A brief history of time-wasting …*

Having talked about diversity on a microscale in the previous post, I thought it would be interesting to place this in context by looking at the variations that I have observed in the River Wear at Wolsingham over the past decade or so.   The River Wear has seen some significant improvements in water quality over this period, but those have mainly affected sections of the river downstream from Wolsingham.  Most of the changes at Wolsingham are, therefore, giving us some insights into the range of natural variation that we should expect to see in a river.

I’ve got 31 samples from the River Wear at Wolsingham on my database, collected since 2005.  Over this period, nine different diatom species have dominated my counts: Achnanthidium minutissimum on 21 occasions, Nitzschia dissipata twice and Cocconeis euglypta, Encyonema silesiacum, Gomphonema calcifugum, Navicula lanceolata, Nitzshia archibaldii, N. paleacea and Reimeria sinuata once each.   I also have records for non-diatoms during 2009, during which time the green alga Ulothrix zonata, and two Cyanobacteria, Phormidium retzii and Homeothrix varians were the dominant alga on one occasion each.   In total, I have recorded 131 species of diatom from this one reach, although only I’ve only found 91 of them more than once, and only 59 have ever formed more than one percent of the total.   I’ve also got records of 22 species other than diatoms.

This – along with my comments in “The mystery of the alga that wasn’t there …” raises questions about just how effective a single sample is at capturing the diversity of algae present at a site.  .    In 2009 I collected a sample every month from Wolsingham and the graph below shows how the total number of species recorded increased over that period.   Typically, I find between 20 and 30 species in a single sample, and each subsequent month revealed a few that I had not seen in earlier samples.   Importantly, no single sample contained more than 40 per cent of the total diversity I observed over the course of the year.  Part of this high diversity is because of the greater effort invested but there is also a seasonal element, as I’ve already discussed.   The latter, in particular, means that we need to be very careful about making comments about alpha diversity of microalgae if we only have a single sample from a site.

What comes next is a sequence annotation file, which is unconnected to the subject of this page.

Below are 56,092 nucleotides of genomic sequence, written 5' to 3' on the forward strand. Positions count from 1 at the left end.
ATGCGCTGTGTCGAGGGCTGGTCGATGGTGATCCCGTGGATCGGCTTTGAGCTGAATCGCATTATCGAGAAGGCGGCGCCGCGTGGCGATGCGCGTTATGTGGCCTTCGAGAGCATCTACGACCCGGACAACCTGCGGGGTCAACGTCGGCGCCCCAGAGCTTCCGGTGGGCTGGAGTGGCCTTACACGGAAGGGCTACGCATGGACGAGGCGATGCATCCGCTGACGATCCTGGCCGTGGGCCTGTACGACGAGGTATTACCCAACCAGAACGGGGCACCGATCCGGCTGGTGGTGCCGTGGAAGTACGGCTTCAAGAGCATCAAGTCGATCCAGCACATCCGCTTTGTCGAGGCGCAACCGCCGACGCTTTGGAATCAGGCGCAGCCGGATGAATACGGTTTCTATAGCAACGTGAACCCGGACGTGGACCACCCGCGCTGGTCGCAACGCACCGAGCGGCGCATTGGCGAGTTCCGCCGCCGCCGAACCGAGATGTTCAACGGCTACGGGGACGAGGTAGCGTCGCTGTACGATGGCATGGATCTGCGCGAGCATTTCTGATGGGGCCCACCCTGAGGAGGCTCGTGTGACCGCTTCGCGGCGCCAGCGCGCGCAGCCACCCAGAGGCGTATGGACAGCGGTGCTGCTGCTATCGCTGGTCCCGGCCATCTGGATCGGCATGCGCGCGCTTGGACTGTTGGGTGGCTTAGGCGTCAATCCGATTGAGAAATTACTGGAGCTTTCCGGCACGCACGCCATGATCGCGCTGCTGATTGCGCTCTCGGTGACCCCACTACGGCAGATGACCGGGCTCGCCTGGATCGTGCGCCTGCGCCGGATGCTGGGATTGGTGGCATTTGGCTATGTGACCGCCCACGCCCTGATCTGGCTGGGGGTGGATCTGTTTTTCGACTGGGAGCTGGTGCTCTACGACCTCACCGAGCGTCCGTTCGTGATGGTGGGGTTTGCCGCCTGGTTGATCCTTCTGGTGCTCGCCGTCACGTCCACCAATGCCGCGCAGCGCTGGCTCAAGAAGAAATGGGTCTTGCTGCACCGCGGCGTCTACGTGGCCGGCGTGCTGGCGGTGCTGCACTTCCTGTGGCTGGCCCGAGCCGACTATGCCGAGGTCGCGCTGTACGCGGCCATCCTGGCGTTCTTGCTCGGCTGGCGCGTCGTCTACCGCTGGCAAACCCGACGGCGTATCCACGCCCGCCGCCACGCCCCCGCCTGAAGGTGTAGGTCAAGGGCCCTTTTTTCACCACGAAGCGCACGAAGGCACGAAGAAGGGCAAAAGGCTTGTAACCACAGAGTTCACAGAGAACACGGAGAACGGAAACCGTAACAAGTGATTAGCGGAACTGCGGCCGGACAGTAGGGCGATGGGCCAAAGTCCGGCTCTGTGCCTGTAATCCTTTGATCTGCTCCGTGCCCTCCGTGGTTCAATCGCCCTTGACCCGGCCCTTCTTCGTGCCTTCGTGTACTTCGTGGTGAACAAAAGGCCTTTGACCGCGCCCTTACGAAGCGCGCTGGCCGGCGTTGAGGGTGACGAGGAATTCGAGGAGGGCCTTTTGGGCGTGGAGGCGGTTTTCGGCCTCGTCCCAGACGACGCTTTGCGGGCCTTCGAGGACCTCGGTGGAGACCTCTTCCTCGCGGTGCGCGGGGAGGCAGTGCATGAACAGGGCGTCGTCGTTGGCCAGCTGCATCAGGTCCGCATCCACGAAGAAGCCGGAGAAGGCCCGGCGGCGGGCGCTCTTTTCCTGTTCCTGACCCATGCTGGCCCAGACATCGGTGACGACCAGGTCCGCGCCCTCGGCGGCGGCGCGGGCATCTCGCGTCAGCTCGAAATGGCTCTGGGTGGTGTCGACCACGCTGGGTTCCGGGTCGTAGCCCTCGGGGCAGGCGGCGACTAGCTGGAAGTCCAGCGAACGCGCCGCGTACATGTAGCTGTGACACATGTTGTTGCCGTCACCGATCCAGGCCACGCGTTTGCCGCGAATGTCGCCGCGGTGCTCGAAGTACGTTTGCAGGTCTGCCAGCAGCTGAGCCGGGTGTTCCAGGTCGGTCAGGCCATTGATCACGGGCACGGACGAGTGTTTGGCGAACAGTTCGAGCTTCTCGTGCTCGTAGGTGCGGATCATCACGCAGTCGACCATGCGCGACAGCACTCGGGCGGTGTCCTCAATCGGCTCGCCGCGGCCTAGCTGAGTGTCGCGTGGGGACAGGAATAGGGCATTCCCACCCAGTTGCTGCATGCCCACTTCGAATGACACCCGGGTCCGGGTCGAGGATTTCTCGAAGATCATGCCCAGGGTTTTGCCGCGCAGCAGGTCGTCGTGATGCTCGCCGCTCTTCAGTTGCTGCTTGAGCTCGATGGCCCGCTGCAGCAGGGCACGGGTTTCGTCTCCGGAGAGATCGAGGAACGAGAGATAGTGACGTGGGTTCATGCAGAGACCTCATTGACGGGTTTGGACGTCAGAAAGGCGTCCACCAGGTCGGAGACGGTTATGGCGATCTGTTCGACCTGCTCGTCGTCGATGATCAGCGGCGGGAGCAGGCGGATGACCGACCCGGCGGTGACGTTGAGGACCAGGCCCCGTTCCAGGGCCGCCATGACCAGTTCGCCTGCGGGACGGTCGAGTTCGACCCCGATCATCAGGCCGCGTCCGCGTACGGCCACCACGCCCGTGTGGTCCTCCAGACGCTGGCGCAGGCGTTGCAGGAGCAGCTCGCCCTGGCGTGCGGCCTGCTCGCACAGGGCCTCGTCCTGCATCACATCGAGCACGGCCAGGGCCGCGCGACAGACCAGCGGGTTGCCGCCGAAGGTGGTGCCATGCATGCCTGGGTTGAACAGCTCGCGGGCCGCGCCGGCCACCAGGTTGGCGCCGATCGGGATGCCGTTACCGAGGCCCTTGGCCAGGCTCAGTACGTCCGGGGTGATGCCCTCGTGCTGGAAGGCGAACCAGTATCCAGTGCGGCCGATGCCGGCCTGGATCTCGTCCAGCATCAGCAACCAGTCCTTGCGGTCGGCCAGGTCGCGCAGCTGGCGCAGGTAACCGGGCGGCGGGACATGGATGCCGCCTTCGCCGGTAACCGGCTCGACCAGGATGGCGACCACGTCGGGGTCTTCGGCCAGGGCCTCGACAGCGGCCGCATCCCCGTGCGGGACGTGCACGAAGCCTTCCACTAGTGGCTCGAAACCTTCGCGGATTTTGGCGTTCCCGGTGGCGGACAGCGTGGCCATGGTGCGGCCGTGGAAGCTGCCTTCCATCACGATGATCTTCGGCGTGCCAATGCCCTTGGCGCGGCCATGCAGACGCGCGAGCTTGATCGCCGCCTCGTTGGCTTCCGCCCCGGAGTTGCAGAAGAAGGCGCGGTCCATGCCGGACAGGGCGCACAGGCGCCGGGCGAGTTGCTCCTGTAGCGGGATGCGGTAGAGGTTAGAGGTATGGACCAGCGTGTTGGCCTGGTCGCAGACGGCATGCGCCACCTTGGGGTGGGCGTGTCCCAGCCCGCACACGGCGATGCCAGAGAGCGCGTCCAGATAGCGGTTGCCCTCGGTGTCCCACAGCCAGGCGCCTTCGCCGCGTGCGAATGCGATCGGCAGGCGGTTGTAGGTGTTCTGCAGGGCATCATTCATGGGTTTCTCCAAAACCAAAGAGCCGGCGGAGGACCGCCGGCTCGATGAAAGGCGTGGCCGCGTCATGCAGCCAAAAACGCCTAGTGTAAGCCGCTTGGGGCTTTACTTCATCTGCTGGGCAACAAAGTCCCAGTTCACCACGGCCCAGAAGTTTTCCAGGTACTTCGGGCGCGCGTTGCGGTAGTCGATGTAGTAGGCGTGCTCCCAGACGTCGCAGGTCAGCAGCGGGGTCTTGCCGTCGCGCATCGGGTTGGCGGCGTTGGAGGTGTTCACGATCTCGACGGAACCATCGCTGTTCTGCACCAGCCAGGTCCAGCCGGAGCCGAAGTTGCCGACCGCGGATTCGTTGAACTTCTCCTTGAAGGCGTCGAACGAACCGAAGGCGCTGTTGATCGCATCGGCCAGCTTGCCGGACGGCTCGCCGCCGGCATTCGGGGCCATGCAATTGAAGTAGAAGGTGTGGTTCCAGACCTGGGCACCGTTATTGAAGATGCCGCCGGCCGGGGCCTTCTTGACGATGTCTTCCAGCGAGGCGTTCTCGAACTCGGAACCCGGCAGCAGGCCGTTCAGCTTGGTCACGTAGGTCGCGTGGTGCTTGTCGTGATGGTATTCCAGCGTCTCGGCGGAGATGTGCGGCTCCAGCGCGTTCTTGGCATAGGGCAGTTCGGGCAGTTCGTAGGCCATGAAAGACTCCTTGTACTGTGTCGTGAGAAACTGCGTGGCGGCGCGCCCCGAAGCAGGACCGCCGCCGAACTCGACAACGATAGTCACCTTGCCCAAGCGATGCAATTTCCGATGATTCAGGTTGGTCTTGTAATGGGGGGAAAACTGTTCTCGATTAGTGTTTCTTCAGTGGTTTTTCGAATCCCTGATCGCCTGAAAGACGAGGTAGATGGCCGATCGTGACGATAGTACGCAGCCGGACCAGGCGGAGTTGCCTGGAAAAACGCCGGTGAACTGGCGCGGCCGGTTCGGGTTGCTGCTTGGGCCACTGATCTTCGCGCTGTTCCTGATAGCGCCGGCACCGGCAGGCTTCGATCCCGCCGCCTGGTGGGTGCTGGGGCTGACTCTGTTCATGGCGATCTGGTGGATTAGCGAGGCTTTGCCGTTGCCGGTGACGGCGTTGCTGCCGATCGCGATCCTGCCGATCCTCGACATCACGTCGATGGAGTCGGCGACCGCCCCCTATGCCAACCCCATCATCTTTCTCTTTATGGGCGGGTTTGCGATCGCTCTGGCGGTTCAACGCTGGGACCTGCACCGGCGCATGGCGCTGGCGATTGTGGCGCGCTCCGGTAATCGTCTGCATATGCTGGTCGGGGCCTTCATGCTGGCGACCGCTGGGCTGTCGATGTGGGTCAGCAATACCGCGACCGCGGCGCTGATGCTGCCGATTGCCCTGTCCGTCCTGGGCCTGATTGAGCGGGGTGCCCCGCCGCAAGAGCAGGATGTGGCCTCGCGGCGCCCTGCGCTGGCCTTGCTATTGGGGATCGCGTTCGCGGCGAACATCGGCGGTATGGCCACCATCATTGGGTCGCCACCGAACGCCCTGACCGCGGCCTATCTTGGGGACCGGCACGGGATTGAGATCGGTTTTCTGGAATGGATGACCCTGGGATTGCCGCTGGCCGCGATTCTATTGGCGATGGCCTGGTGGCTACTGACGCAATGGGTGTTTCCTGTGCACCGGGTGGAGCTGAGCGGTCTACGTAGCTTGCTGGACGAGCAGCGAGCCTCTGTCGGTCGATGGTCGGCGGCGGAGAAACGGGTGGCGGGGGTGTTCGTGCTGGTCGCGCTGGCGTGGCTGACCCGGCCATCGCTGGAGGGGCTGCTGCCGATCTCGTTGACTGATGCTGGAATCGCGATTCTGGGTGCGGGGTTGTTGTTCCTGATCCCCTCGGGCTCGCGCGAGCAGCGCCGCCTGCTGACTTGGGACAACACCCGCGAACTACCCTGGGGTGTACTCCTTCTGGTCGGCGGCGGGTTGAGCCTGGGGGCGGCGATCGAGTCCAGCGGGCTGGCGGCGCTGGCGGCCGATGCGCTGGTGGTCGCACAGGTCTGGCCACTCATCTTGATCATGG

Increase in the number of diatom taxa recorded in successive samples from the River Wear at Wolsingham.  In 2009 samples were collected monthly between January and December whilst in 2014 samples were collected quarterly. 

This seasonal pattern in the algal community also translates into variation in the Trophic Diatom Index, the measure we use to evaluate the condition of streams and rivers.  The trend is weak, for reasons that I have discussed in earlier posts, but it is there, nonetheless.   Not every river has such a seasonal trend and, in some cases, the community dynamics results in the opposite pattern: higher values in the summer and lower values in the winter.  It is, however, something that we have to keep in mind when evaluating ecological status.